Yesterday I was on the Ponte Vecchio when children were going to school (8.45), & I noticed more than ever how Italian little girls have the look & the form of women. Marguerite & I have been noticing them in their short skirts for weeks. They look just like women unsuitably dressed. They are quite formees.
This pension is really too 'English' for Marguerite. She has no natural outlet for her energies. At Fontainebleau she could make her beautiful dresses, or go hunting for mushrooms and concoct wonderful dishes; here she is free from the difficulties of domesticity, but has not its reliefs and rewards. I have encouraged her to seek occupation in the writing of short stories and she has thrown herself vehemently, and typically, into this new form of creation, fighting fiercely against any criticism. Her stories, written in French, are as good, she holds, as her dresses and mushrooms had been. In particular there is a story about a cat. I found three quarters of this pleasing but the last fourth is not good and should be re-written. For days the discussion about the damned cat has continued. I refuse to call good what I know to be bad, and Marguerite refuses to believe bad what she knows to be parfait! Life in this so-extraordinarily English pension is full of difficulties for a Frenchwoman.
Speaking of women, this is a curious instance of how women, when they are afraid, will argue in general, instead of in particulars, as usual. Pauline may have to have an incision behind her ear. It is called an operation. If the doctor and the specialist say it ought to be done, of course it must be done, and at once. Supposing I telegraphed to Pauline's mother, she could only reply that she left it to us on the spot, and if she replied against an operation, the operation would still have to be done. Any other course would be absurd. yet when all this is arranged and understood and agreed, Marguerite comes to me and puts this abstract question: "Have you the right to let a girl be operated on without obtaining her mother's permission?"
See also, 'A bad night' - November 14th. <http://earnoldbennett.blogspot.co.uk/2012/11/a-bad-night.html> ;
and, 'Friends in Florence' - April 13th. <http://earnoldbennett.blogspot.co.uk/2013/04/friends-in-florence.html>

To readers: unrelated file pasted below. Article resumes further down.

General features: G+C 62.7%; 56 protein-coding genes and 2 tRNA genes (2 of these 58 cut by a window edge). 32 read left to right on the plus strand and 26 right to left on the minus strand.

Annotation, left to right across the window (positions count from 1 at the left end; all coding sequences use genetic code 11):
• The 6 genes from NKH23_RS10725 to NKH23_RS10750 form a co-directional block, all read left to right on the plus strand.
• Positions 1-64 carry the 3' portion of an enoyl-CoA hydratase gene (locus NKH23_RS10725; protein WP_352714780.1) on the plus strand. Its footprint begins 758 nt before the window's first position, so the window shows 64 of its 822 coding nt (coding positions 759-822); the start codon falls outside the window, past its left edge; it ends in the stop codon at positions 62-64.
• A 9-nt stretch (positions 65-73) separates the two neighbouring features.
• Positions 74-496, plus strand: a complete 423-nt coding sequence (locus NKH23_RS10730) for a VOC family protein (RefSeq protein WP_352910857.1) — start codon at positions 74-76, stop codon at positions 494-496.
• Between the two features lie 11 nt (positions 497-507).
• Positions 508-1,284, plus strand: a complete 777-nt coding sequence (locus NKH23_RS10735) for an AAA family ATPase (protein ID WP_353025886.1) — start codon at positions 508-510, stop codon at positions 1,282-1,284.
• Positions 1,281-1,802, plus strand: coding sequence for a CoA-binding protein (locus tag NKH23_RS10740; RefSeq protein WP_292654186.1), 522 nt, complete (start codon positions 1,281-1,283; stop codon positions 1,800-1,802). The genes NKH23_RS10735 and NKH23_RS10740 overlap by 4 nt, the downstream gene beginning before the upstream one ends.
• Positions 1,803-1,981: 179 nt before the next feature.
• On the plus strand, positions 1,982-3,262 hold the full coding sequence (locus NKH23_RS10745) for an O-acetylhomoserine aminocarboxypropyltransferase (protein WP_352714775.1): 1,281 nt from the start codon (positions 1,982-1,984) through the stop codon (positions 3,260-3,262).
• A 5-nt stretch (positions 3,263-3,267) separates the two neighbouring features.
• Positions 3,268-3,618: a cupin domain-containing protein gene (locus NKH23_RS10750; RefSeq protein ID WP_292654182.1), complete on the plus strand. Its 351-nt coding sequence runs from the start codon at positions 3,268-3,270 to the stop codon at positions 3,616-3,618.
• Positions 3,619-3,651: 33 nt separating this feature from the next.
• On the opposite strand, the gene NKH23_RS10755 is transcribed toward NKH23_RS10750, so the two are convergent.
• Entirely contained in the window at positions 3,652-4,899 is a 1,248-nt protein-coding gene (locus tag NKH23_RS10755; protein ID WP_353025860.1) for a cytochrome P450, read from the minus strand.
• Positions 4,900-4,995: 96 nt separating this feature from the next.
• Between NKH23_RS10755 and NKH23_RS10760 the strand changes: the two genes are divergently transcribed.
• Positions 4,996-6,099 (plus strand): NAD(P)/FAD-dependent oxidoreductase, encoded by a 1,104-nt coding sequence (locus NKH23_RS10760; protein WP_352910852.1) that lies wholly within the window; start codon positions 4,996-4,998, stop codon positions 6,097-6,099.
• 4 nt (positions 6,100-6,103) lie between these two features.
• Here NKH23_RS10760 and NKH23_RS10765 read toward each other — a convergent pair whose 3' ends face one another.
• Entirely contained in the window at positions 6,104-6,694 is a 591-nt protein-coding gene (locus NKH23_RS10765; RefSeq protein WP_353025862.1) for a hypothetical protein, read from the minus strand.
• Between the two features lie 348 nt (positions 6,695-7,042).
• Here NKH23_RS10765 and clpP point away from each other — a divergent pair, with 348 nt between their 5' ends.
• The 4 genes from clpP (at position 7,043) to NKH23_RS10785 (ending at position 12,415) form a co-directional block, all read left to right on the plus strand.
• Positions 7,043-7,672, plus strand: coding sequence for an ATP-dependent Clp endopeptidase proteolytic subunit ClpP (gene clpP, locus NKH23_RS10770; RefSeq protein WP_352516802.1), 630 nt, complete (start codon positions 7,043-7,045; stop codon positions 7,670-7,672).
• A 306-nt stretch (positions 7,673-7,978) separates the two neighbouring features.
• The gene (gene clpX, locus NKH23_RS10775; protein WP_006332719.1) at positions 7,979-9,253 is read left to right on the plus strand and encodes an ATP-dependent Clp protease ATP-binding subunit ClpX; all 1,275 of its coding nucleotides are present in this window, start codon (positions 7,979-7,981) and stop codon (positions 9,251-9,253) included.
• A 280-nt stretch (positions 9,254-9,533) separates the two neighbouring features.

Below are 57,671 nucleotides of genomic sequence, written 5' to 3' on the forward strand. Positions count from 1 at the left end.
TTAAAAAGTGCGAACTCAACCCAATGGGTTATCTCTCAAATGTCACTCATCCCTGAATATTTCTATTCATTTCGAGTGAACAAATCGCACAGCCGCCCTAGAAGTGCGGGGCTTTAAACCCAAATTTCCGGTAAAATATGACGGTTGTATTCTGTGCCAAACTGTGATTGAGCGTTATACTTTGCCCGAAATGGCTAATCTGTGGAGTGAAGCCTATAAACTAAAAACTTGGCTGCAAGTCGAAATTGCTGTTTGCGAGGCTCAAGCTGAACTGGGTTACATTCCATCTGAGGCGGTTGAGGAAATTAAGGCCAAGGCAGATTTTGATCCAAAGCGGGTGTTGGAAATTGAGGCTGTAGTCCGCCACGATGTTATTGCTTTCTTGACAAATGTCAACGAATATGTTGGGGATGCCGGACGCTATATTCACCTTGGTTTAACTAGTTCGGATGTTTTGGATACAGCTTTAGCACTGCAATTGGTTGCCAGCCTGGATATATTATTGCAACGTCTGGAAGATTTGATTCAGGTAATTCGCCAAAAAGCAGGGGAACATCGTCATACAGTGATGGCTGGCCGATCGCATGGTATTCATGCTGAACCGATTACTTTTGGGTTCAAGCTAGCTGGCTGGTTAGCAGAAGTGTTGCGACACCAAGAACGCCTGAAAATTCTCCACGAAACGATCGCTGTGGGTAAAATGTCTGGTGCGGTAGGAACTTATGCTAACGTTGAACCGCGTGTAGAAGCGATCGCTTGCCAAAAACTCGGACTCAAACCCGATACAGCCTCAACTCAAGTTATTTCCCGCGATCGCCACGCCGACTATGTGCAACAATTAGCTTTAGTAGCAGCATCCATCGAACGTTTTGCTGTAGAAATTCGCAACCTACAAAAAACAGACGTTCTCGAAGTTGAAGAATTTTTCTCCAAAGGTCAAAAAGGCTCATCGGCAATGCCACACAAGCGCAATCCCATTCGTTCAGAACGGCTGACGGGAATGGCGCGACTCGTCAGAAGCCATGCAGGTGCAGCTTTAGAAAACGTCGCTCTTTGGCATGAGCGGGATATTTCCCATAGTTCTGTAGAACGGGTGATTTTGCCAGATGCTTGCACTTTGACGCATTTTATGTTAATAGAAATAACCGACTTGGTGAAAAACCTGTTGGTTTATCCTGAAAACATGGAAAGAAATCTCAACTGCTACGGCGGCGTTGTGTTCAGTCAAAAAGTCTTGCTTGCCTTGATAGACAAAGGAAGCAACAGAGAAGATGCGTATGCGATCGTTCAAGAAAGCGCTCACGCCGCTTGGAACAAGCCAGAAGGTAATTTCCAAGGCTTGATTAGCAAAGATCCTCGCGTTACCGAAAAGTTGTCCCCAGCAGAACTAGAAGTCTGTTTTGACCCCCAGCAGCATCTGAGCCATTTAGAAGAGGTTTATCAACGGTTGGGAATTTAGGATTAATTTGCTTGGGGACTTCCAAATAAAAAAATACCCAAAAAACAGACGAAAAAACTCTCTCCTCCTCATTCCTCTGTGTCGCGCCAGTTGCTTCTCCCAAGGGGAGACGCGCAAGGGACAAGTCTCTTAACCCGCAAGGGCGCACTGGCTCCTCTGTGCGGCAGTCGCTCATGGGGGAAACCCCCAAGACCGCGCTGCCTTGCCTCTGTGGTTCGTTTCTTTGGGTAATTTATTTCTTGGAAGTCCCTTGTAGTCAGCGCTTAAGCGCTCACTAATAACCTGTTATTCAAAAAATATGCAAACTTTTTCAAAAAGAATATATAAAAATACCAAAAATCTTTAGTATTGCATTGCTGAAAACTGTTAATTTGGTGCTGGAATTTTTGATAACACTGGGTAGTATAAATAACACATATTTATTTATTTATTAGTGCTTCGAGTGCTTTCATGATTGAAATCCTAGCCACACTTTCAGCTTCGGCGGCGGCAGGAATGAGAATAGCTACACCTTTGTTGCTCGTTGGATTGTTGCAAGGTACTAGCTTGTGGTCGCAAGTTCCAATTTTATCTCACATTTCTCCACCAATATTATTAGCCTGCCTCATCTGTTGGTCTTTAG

We dined with Mr. Mock at Lapi's, in the cellar in the Via Tornabuoni. Here the cooking is done in full view of the audience. each dish prepared specially for each client. All by one man. About 35, dark, personable, extraordinarily quick and graceful. if he left his recess for a moment to go upstairs he would slide down the rail to come back again. Charcoal stove. He blew it up constantly with a fan. Sparks fly. He put on charcoal with his hand. Everything goes through that hand. He would fan with one hand and stir with another. He made an omelette in a moment: very quick his gesture in turning it over like a pancake, in the pan. Very careful & slow in making our coffee. Orders called out in a loud voice by the landlord or the boy waiter - who was not dressed as a waiter. All professional conversation very loud, and constantly going on. Things not in stock, such as ham, sent for & brought down in a paper. When a dish is ready the chef would plank it down on a ledge and whistle, or call out its name. When we arrived the landlord was finishing his dressing in the further saloon, which was darkened. Later, the boy-waiter - perhaps his son - took a pair of loose cuffs from a hat-hook and slipped them on, at once giving him an air of grande toilette. Still later, the landlord, evidently bethinking himself, did the same, from another hook. About 10 or 12 or 15 customers, and all cooked for by one man. Arched roof all papered with coloured posters of all sorts. Graceful leave-takings from all the personnel as we left. Bill and tip eight and a half lire for three people.
"Lohengrin". We saw two acts. Italian audience still the worst I have encountered.
The night effects on the lower reach of the Arno are unlike anything else I ever saw.
1,000 words of "Clayhanger" today.